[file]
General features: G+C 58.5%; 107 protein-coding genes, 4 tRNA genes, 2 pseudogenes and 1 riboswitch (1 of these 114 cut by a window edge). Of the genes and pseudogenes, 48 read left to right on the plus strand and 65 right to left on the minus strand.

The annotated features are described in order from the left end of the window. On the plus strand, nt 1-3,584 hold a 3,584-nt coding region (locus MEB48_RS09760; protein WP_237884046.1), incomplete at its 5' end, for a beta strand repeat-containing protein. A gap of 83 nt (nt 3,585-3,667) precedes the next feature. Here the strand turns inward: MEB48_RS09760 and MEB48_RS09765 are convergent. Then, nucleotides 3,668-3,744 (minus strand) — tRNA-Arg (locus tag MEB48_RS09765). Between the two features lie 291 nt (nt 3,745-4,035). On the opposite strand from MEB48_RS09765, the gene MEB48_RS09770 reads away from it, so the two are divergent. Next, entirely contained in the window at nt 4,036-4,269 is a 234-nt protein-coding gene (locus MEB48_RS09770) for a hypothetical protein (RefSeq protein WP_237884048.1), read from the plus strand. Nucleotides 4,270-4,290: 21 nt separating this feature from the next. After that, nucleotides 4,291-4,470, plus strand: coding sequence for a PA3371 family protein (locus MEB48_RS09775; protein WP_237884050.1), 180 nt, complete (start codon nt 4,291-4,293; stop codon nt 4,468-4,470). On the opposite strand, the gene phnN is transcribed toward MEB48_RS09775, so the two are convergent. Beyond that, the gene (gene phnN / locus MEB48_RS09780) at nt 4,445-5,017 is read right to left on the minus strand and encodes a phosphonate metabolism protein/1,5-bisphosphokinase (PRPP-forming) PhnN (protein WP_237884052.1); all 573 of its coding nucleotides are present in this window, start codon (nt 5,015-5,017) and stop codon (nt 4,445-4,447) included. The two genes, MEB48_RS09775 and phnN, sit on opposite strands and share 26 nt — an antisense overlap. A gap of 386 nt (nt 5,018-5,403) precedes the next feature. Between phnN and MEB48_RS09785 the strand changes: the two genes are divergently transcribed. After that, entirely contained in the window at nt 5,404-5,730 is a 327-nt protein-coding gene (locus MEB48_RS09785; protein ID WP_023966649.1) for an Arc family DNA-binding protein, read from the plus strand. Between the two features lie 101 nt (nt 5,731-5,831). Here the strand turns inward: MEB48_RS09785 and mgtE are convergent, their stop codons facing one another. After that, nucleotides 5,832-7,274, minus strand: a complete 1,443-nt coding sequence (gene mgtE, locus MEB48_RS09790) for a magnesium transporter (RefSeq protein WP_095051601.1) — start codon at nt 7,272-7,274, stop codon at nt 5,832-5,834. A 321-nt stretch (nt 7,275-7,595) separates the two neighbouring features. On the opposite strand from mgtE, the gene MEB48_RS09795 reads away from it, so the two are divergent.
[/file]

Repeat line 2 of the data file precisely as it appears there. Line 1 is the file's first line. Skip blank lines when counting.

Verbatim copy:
The annotated features are described in order from the left end of the window. On the plus strand, nt 1-3,584 hold a 3,584-nt coding region (locus MEB48_RS09760; protein WP_237884046.1), incomplete at its 5' end, for a beta strand repeat-containing protein. A gap of 83 nt (nt 3,585-3,667) precedes the next feature. Here the strand turns inward: MEB48_RS09760 and MEB48_RS09765 are convergent. Then, nucleotides 3,668-3,744 (minus strand) — tRNA-Arg (locus tag MEB48_RS09765). Between the two features lie 291 nt (nt 3,745-4,035). On the opposite strand from MEB48_RS09765, the gene MEB48_RS09770 reads away from it, so the two are divergent. Next, entirely contained in the window at nt 4,036-4,269 is a 234-nt protein-coding gene (locus MEB48_RS09770) for a hypothetical protein (RefSeq protein WP_237884048.1), read from the plus strand. Nucleotides 4,270-4,290: 21 nt separating this feature from the next. After that, nucleotides 4,291-4,470, plus strand: coding sequence for a PA3371 family protein (locus MEB48_RS09775; protein WP_237884050.1), 180 nt, complete (start codon nt 4,291-4,293; stop codon nt 4,468-4,470). On the opposite strand, the gene phnN is transcribed toward MEB48_RS09775, so the two are convergent. Beyond that, the gene (gene phnN / locus MEB48_RS09780) at nt 4,445-5,017 is read right to left on the minus strand and encodes a phosphonate metabolism protein/1,5-bisphosphokinase (PRPP-forming) PhnN (protein WP_237884052.1); all 573 of its coding nucleotides are present in this window, start codon (nt 5,015-5,017) and stop codon (nt 4,445-4,447) included. The two genes, MEB48_RS09775 and phnN, sit on opposite strands and share 26 nt — an antisense overlap. A gap of 386 nt (nt 5,018-5,403) precedes the next feature. Between phnN and MEB48_RS09785 the strand changes: the two genes are divergently transcribed. After that, entirely contained in the window at nt 5,404-5,730 is a 327-nt protein-coding gene (locus MEB48_RS09785; protein ID WP_023966649.1) for an Arc family DNA-binding protein, read from the plus strand. Between the two features lie 101 nt (nt 5,731-5,831). Here the strand turns inward: MEB48_RS09785 and mgtE are convergent, their stop codons facing one another. After that, nucleotides 5,832-7,274, minus strand: a complete 1,443-nt coding sequence (gene mgtE, locus MEB48_RS09790) for a magnesium transporter (RefSeq protein WP_095051601.1) — start codon at nt 7,272-7,274, stop codon at nt 5,832-5,834. A 321-nt stretch (nt 7,275-7,595) separates the two neighbouring features. On the opposite strand from mgtE, the gene MEB48_RS09795 reads away from it, so the two are divergent.